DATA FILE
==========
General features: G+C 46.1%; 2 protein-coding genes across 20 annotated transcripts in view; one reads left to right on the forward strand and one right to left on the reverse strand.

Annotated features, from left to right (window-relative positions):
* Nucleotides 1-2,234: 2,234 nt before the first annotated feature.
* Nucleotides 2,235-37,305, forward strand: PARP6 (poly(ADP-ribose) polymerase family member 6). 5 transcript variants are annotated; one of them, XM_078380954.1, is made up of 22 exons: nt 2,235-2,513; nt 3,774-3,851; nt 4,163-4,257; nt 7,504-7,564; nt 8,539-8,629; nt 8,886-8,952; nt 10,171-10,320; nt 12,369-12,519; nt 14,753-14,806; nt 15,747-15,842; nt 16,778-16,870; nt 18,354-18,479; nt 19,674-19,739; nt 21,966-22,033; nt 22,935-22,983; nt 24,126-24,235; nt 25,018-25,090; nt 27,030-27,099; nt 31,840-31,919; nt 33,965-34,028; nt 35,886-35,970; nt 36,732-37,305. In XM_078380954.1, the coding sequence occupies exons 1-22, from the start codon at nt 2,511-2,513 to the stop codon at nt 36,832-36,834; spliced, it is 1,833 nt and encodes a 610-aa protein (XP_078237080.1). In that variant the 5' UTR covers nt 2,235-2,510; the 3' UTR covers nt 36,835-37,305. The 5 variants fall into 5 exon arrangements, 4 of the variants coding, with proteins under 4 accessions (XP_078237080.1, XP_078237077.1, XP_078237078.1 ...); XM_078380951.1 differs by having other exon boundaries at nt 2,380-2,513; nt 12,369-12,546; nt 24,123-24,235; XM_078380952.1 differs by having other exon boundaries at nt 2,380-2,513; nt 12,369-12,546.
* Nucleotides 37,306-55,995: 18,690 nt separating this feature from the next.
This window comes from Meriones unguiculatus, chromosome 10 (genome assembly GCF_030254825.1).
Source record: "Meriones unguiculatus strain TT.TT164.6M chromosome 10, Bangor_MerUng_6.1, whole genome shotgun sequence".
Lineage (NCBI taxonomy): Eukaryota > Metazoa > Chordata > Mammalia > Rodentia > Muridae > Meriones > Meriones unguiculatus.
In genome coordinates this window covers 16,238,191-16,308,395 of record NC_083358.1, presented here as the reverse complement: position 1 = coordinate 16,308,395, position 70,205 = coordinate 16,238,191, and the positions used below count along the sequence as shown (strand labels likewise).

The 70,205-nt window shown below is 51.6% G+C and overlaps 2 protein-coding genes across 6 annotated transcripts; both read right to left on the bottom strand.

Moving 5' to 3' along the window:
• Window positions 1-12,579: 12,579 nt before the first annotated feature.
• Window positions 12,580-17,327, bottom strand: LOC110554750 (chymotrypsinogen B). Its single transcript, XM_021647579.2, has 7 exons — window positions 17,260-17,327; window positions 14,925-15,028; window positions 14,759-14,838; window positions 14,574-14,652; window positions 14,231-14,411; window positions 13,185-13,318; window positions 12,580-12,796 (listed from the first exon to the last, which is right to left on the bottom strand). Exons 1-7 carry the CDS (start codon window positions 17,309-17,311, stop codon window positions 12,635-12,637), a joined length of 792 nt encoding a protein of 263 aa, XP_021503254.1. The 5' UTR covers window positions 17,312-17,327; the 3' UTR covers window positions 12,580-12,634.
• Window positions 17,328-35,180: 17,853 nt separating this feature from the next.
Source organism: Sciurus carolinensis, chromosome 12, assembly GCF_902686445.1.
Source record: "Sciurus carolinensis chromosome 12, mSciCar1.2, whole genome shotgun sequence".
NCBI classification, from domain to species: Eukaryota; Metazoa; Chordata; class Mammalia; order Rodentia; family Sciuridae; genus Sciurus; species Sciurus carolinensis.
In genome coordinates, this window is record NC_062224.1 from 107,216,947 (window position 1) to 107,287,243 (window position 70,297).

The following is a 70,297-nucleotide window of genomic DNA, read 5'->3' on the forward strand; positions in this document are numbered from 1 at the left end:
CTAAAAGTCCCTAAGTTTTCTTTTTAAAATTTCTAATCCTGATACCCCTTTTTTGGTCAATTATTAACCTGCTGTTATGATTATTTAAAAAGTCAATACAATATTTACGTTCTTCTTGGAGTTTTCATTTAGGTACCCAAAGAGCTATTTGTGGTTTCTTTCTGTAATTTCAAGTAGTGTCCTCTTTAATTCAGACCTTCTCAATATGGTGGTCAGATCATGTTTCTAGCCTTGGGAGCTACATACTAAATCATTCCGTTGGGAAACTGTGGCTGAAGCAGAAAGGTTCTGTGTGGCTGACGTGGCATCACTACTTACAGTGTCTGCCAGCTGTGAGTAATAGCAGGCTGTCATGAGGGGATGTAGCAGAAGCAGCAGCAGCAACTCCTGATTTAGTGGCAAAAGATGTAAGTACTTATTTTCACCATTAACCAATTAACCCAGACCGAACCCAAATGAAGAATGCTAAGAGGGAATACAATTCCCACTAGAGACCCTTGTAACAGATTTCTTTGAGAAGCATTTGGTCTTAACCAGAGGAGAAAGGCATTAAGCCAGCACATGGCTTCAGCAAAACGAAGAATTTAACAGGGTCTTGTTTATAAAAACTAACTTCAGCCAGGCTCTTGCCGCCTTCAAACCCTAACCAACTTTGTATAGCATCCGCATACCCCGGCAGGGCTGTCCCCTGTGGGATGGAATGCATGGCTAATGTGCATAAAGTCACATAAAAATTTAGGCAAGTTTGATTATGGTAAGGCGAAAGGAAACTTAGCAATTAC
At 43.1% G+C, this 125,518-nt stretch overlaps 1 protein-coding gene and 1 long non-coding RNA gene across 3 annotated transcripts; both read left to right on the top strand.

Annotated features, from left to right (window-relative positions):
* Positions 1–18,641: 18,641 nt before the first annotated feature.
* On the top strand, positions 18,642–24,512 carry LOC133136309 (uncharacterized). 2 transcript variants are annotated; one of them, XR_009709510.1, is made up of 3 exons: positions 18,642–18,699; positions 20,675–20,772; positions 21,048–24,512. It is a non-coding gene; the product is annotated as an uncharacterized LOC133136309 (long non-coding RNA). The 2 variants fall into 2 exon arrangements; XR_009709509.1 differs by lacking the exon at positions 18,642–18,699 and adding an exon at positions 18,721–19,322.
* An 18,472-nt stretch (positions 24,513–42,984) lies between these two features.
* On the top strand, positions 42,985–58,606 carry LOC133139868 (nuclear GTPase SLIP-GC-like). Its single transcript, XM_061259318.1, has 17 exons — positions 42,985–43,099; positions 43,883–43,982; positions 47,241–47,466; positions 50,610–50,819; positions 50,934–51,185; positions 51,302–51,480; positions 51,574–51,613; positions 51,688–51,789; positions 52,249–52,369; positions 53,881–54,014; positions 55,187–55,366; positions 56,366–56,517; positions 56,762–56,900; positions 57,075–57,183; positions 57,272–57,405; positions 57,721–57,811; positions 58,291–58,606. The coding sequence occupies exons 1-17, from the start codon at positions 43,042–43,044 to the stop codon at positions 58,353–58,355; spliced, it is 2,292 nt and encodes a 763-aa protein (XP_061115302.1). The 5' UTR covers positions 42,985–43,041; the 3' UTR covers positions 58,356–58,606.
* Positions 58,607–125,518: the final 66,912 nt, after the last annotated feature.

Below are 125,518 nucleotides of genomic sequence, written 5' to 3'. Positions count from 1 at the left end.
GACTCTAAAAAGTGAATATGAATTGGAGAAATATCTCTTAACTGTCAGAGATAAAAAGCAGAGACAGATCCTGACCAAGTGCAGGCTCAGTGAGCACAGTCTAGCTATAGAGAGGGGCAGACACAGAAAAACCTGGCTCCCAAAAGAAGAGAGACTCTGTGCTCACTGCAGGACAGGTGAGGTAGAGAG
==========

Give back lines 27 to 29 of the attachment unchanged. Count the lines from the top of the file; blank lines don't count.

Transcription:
* Positions 58,607–125,518: the final 66,912 nt, after the last annotated feature.

Below are 125,518 nucleotides of genomic sequence, written 5' to 3'. Positions count from 1 at the left end.
GACTCTAAAAAGTGAATATGAATTGGAGAAATATCTCTTAACTGTCAGAGATAAAAAGCAGAGACAGATCCTGACCAAGTGCAGGCTCAGTGAGCACAGTCTAGCTATAGAGAGGGGCAGACACAGAAAAACCTGGCTCCCAAAAGAAGAGAGACTCTGTGCTCACTGCAGGACAGGTGAGGTAGAGAG